I made it to The Gap

April 3, 2010 at 2:58 pm (commercial, fashion) (, , , , , , , , , , , , , , , , , , , )

I’m not a huge fan of The Gap.  I never was and going in did not change my mind.  In three words its neat, clean and denim.  Even the scents are clean.  Not to mention its a bit more expensive than I’d like.  I’m not going to buy 80 dollar jeans, however nice they are.  Even if I did have the money the Gap’s not exciting enough for me to shop at.  Neat and Clean is ok, but that’s not exactly what I’m looking for in clothing.  And what’s the whole thing about 1969? I didn’t see any hippy stuff going on in there.  Lucky Brand does that much better than The Gap.  The music wasn’t all that good. It varied between soft rock and some slow weird techno that sounded like something I could have made which means not good. There weren’t too many pictures of people in the store, two big posters, and some little ones scattered around.  It didn’t help me figure out who are the people wearing the clothes. 

So who exactly is The Gap advertising to? Its kind of a mystery.  I should have gotten it walking in the store.  I didn’t.  And looking at their commericals with Sarah Jessica Parker and Common or their Christmas/Hannaka/ Kwanza one I thought they were looking for fun, cool people, but in the store it was like they were looking for boring people who like normal jeans.  Not a ripped one in sight. Just the basics: straight, boot, I don’t even know if they had wide. But the quality of the jeans was good.  Better than some places, but I would rather shop at Old Navy which is the same company anyways. But Old Navy has better commercials and is much cooler in general.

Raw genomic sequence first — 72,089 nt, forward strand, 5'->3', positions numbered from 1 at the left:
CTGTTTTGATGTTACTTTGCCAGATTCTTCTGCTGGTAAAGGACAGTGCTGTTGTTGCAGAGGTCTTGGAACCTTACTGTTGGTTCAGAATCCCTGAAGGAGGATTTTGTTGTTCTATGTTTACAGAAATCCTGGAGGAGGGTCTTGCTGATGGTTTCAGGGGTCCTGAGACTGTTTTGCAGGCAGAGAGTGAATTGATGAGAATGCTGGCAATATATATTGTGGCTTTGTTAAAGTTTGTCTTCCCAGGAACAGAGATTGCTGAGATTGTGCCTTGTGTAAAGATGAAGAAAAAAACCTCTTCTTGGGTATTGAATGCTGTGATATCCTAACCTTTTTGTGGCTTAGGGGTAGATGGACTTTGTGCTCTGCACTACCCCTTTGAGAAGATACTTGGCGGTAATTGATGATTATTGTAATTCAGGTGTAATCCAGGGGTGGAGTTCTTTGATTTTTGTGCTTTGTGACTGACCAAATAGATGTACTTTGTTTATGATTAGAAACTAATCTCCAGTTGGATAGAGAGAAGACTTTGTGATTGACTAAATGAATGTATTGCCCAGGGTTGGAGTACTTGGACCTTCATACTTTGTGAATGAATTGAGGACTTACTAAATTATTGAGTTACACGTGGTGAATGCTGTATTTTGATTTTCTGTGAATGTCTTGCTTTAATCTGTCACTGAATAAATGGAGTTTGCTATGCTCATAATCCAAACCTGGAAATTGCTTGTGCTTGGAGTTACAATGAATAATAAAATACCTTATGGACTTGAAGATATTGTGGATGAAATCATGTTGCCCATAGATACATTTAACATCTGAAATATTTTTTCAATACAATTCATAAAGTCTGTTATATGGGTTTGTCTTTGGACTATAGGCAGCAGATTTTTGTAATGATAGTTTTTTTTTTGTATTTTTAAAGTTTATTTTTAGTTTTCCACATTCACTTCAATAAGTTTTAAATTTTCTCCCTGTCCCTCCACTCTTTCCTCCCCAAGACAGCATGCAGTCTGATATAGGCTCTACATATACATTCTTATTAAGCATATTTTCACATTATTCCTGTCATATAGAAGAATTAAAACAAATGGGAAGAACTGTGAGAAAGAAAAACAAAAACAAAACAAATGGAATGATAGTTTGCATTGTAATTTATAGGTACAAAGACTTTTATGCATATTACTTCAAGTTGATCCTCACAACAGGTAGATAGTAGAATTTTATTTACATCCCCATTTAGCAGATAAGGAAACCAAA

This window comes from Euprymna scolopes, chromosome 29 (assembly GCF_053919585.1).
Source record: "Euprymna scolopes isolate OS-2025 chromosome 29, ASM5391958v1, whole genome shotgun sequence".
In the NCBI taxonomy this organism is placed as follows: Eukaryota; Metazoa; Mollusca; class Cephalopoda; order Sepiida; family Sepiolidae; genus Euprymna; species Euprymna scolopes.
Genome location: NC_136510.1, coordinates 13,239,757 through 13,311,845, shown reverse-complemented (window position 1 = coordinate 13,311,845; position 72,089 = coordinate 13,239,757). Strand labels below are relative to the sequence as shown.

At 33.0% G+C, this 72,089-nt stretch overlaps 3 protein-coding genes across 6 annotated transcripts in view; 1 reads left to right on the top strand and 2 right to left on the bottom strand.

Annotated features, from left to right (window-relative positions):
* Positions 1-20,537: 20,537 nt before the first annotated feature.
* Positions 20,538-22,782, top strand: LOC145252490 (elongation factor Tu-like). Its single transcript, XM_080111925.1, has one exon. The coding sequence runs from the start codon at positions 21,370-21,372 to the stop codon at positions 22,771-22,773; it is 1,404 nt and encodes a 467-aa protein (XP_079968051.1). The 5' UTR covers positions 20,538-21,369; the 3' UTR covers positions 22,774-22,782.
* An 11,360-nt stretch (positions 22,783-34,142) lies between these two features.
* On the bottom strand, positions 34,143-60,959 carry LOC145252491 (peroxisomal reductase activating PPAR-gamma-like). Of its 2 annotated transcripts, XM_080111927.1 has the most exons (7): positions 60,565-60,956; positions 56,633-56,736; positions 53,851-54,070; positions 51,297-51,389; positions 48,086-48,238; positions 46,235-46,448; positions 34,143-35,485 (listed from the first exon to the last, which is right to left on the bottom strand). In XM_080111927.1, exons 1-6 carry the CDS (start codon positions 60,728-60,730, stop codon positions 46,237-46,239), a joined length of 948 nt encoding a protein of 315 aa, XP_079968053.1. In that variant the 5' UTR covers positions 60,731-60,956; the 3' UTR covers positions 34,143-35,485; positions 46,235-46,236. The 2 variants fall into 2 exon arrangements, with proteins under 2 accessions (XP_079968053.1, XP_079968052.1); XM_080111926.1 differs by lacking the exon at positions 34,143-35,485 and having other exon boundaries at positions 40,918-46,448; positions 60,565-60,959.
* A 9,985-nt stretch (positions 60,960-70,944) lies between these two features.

Unlike the other stores I had to look at for my grad school ap: Aeropostale, Abercrombie and Fitch, American Eagle, and J Crew, The Gap sales children’s clothes.  Aeropostale and American Eagle attract tweens who can pick out their own clothing, but not children whose parents are doing the shopping.  All of them have mens and womens clothing.  But all the rest of the stores at least had a definite brand image of whose coming into the store.  Aeropostale with the bright colors, Tees, and hoodies is fairly youthful although I did see an entire family, the dad, mom, and daughters, all wearing Aeropostale.  American Eagle is youthful with a kind of laid back, and beachy hemp wearing. Abercrombie’s like a club, for partiers and “Hot” people, while J Crew is more mature than the other stores. College age and up I’d say. The Gap is somewhat mature with its basics: sweaters, jeans, and the like.  The image seems to be basic and neat, classic.  But when there are more exciting stores to shop in  with more character and your commercials aim for something else it gets all jumbled up as to who should shop in there.

People pay for the brand image more than the. clothing.  Why would they be interested in buying from a store with a confused image? And with everyone trying to be uber fasionable now days are basics selling if they aren’t cheap? People will buy basics, normal jeans and sweaters, but if you can get that at Walmart for under $30 are you willing to shell out $80 even if it is better quality?

Of course it could just be the Gap at Chesterfield Townscenter and it may not reflect all other Gaps, but there is a reason I never shop at The Gap.

Kagehime

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